marketude Alisa Pestryakova, Intellectual Property, Publications, Russia, Russian Brief

A non-competition clause is a special restriction limiting a business activity voluntarily assumed by a party towards the other party after termination of an agreement. It is quite usual in franchise agreements. It provides additional protection of IP rights, once the contractual obligations are no longer applicable. The concept may look straightforward enough, but in situations of conflict between the right-holder and the franchisee, non-competition clauses may become uncertain and potentially at the source of litigation.

The Supreme Court of the Russian Federation recently concerned itself with the subject in case A71-13420/2020, and issued its decision on 09 June 2022 on the claims of a franchisee challenging the validity of a non-competition clause after termination of the agreement. More particularly, the assessment of the Supreme Court addressed the penalty claims of a franchisor originated by the continuation of a competing activity after termination of the agreement by a person affiliated with the franchisee, as well as the counter-claim of the defendant seeking a finding of nullity of the relevant non-competition clause. The first instance court had rejected both claims and counter-claims, and the appeal and cassation courts upheld the first instance judgment. As a result, the Supreme Court as the highest instance of jurisdiction was revising the case.

The non-competition clause of the agreement under dispute foresaw the obligation of the franchisee to refrain from competing actions during the term of the agreement and three years after the termination thereof, and the right of the right-holder to terminate the agreement in case of breach by the franchisee of the non-competition obligation. The contract also contemplated a penalty in the amount of 1 million Rubles (about Euro 16 000) for any unlawfully competing action, performed by the franchisee or its affiliates.

The courts of first, appeal and cassation instances had found that the agreement had been unilaterally terminated before claims of breach of the non-competition clause and for payment of the penalty were filed. Based on the fact that the agreement was then no longer in force, all courts had rejected the claims of the right-holder.

The Supreme Court referred first to the general legal regime of franchise agreements, in particular, to the provision of article 1033 of the Civil Code whereby the parties may consensually agree on some restrictions of their rights. In particular, the law expressly contemplates among permissible restrictions the assumption of the obligation of the right-holder to refrain from granting similar rights to other parties, or the obligation of the franchisee not to compete with the right-holder by engaging in a business activity similar to that covered by the franchise agreement.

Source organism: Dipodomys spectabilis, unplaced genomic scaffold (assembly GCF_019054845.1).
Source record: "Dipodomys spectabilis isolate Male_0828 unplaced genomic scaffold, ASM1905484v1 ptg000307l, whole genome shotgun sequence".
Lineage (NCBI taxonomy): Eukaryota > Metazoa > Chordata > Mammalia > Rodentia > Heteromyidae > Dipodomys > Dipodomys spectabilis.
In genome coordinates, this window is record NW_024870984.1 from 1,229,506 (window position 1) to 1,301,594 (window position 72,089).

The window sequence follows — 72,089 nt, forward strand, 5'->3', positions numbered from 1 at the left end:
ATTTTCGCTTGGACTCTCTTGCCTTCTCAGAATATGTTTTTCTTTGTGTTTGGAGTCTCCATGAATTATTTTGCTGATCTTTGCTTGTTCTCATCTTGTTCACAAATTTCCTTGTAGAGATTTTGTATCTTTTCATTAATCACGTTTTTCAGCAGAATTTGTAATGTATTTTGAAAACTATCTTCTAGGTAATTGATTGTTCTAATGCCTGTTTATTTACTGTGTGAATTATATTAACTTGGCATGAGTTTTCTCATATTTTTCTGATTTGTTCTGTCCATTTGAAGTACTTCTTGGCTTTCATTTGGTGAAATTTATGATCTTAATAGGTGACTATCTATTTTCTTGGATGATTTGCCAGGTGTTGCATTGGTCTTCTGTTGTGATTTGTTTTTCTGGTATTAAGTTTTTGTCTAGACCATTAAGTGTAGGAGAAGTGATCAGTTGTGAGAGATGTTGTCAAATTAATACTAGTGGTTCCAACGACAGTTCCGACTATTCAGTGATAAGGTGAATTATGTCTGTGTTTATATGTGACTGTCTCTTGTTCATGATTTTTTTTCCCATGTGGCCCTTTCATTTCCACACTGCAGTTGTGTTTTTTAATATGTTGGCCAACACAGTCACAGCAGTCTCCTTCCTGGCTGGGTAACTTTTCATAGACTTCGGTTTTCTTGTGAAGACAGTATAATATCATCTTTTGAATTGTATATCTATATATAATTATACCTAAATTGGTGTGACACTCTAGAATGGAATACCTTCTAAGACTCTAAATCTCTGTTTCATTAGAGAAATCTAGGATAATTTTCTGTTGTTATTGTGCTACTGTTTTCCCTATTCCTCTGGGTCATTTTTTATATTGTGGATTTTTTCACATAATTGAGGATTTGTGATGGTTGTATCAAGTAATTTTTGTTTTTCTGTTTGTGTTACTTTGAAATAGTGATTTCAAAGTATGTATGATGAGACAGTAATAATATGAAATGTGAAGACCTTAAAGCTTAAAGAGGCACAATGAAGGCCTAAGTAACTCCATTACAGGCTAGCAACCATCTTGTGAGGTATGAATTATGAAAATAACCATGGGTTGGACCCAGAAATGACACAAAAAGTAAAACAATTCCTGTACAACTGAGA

The Supreme Court furthermore referred to item 3 of Resolution no.35 dated 06 June 2014 of the Supreme Arbitration Court of the Russian Federation. That item explained the enforcement mechanics of part 2 of article 453 of the Civil Code, which provides that the obligations of the parties cease to exist upon termination of the agreement, unless otherwise prescribed by law, the agreement itself or pursuant to the core – that is, the very intrinsic nature – of the obligation. The Supreme Court clarified that, by its Resolution, the Supreme Arbitration Court had confirmed that the termination of a contract released the debtor from the obligation which was the subject of the contract. However, the same Resolution specified that the terms and conditions of the contract governing post-agreement relations, or those applicable after termination, remained in full force and effect unless otherwise agreed by the parties. Since security measures provided for in the contract (such as a contractual penalty) are accessory to and follow the destiny of the main obligation, if the main obligation remains in force upon termination, then the security provision equally survives.

Based on the facts of the case, the Supreme Court found that the franchise agreement contained a clause aimed at governing the relations of the parties after termination of their agreement, namely, the non-competition obligation of the franchisee. This obligation was expressed to be valid for a term of three years after termination of the contract, so the parties had intended the clause to survive such termination. Furthermore, the Supreme Court adjudged the penalty clause, which was referred to within the non-competition clause, also valid and applicable, as it secured the main obligation, which had not come to an end with the termination of the franchise agreement.